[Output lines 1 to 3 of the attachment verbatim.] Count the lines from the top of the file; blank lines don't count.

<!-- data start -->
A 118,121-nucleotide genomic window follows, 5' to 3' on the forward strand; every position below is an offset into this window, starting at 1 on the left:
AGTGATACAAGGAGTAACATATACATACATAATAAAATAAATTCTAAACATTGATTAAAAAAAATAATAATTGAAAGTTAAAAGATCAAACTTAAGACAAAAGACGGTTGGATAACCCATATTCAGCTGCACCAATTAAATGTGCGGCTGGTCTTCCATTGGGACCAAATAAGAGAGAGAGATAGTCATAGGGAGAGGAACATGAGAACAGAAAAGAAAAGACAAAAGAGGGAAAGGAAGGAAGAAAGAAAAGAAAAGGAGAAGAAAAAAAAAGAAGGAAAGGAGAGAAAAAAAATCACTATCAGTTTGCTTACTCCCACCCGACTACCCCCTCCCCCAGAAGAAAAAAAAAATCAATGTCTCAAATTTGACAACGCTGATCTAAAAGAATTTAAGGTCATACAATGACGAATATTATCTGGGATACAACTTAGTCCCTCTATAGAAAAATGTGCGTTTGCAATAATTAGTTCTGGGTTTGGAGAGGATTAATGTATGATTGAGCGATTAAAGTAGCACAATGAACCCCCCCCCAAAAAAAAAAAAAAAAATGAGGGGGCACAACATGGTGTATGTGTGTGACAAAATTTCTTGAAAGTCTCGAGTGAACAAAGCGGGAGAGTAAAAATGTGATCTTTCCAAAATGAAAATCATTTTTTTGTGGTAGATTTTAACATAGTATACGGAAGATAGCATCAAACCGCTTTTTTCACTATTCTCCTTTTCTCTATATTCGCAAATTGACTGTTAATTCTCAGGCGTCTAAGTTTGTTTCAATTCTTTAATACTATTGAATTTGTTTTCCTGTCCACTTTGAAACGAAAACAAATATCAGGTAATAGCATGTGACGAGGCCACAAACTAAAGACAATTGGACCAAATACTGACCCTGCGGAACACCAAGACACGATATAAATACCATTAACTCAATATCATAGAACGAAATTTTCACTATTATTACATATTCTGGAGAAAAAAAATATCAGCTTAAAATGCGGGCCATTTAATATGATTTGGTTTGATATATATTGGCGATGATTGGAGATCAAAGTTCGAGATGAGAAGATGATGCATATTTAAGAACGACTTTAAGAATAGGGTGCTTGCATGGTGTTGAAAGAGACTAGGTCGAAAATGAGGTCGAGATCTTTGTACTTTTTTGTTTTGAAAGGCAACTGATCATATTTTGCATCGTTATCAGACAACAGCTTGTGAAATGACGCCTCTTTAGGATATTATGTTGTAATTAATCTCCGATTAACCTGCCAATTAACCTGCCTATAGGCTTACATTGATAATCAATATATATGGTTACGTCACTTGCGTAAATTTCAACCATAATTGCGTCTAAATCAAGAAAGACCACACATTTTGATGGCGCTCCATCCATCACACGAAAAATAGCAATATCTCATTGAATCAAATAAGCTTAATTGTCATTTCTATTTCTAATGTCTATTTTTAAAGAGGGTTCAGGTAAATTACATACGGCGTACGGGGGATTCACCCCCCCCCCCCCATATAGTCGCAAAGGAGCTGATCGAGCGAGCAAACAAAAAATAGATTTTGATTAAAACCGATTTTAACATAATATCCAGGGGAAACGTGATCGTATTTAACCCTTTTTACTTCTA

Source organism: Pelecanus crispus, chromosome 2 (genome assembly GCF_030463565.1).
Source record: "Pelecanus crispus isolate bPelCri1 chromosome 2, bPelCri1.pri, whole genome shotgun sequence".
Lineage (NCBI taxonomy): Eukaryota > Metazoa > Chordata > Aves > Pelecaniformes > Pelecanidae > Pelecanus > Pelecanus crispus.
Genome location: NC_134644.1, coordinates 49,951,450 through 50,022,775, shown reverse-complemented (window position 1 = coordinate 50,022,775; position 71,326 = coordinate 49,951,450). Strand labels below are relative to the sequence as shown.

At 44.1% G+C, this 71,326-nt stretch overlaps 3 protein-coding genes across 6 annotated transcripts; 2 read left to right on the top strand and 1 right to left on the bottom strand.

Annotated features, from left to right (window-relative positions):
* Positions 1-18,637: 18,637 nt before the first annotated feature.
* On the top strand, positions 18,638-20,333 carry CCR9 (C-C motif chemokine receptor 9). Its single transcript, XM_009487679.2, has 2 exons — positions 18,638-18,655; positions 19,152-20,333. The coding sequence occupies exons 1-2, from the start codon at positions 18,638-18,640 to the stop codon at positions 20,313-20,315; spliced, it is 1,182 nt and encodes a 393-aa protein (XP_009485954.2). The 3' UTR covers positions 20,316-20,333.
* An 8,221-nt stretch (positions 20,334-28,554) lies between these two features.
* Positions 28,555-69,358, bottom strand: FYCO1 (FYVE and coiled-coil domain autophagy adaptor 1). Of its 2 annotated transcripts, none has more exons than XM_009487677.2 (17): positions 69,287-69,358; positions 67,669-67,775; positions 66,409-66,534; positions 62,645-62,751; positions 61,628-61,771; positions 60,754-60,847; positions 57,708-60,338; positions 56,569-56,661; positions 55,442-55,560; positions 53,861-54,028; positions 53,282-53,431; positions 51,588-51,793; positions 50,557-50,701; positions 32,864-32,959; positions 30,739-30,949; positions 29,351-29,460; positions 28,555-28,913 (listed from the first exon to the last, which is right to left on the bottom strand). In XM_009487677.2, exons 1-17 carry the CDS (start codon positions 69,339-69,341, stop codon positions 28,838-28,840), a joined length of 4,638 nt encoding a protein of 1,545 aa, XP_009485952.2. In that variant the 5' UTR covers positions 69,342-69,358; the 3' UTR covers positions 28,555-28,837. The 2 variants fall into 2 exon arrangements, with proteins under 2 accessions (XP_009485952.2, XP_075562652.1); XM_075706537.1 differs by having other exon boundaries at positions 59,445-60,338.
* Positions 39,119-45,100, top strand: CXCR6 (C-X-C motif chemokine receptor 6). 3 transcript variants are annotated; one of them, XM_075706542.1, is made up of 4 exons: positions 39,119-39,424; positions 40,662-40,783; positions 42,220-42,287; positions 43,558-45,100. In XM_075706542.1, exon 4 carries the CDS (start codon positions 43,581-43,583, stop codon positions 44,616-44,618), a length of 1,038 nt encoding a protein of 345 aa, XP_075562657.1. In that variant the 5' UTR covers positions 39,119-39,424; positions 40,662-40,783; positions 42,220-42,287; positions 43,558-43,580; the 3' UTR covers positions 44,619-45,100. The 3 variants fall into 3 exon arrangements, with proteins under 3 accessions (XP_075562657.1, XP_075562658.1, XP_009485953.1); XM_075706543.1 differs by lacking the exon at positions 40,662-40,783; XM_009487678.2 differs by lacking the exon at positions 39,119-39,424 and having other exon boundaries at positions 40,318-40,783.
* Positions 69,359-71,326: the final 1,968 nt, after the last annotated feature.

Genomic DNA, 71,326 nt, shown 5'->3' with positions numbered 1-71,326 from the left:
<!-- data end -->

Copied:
A 118,121-nucleotide genomic window follows, 5' to 3' on the forward strand; every position below is an offset into this window, starting at 1 on the left:
AGTGATACAAGGAGTAACATATACATACATAATAAAATAAATTCTAAACATTGATTAAAAAAAATAATAATTGAAAGTTAAAAGATCAAACTTAAGACAAAAGACGGTTGGATAACCCATATTCAGCTGCACCAATTAAATGTGCGGCTGGTCTTCCATTGGGACCAAATAAGAGAGAGAGATAGTCATAGGGAGAGGAACATGAGAACAGAAAAGAAAAGACAAAAGAGGGAAAGGAAGGAAGAAAGAAAAGAAAAGGAGAAGAAAAAAAAAGAAGGAAAGGAGAGAAAAAAAATCACTATCAGTTTGCTTACTCCCACCCGACTACCCCCTCCCCCAGAAGAAAAAAAAAATCAATGTCTCAAATTTGACAACGCTGATCTAAAAGAATTTAAGGTCATACAATGACGAATATTATCTGGGATACAACTTAGTCCCTCTATAGAAAAATGTGCGTTTGCAATAATTAGTTCTGGGTTTGGAGAGGATTAATGTATGATTGAGCGATTAAAGTAGCACAATGAACCCCCCCCCAAAAAAAAAAAAAAAAATGAGGGGGCACAACATGGTGTATGTGTGTGACAAAATTTCTTGAAAGTCTCGAGTGAACAAAGCGGGAGAGTAAAAATGTGATCTTTCCAAAATGAAAATCATTTTTTTGTGGTAGATTTTAACATAGTATACGGAAGATAGCATCAAACCGCTTTTTTCACTATTCTCCTTTTCTCTATATTCGCAAATTGACTGTTAATTCTCAGGCGTCTAAGTTTGTTTCAATTCTTTAATACTATTGAATTTGTTTTCCTGTCCACTTTGAAACGAAAACAAATATCAGGTAATAGCATGTGACGAGGCCACAAACTAAAGACAATTGGACCAAATACTGACCCTGCGGAACACCAAGACACGATATAAATACCATTAACTCAATATCATAGAACGAAATTTTCACTATTATTACATATTCTGGAGAAAAAAAATATCAGCTTAAAATGCGGGCCATTTAATATGATTTGGTTTGATATATATTGGCGATGATTGGAGATCAAAGTTCGAGATGAGAAGATGATGCATATTTAAGAACGACTTTAAGAATAGGGTGCTTGCATGGTGTTGAAAGAGACTAGGTCGAAAATGAGGTCGAGATCTTTGTACTTTTTTGTTTTGAAAGGCAACTGATCATATTTTGCATCGTTATCAGACAACAGCTTGTGAAATGACGCCTCTTTAGGATATTATGTTGTAATTAATCTCCGATTAACCTGCCAATTAACCTGCCTATAGGCTTACATTGATAATCAATATATATGGTTACGTCACTTGCGTAAATTTCAACCATAATTGCGTCTAAATCAAGAAAGACCACACATTTTGATGGCGCTCCATCCATCACACGAAAAATAGCAATATCTCATTGAATCAAATAAGCTTAATTGTCATTTCTATTTCTAATGTCTATTTTTAAAGAGGGTTCAGGTAAATTACATACGGCGTACGGGGGATTCACCCCCCCCCCCCCATATAGTCGCAAAGGAGCTGATCGAGCGAGCAAACAAAAAATAGATTTTGATTAAAACCGATTTTAACATAATATCCAGGGGAAACGTGATCGTATTTAACCCTTTTTACTTCTA

Source organism: Pelecanus crispus, chromosome 2 (genome assembly GCF_030463565.1).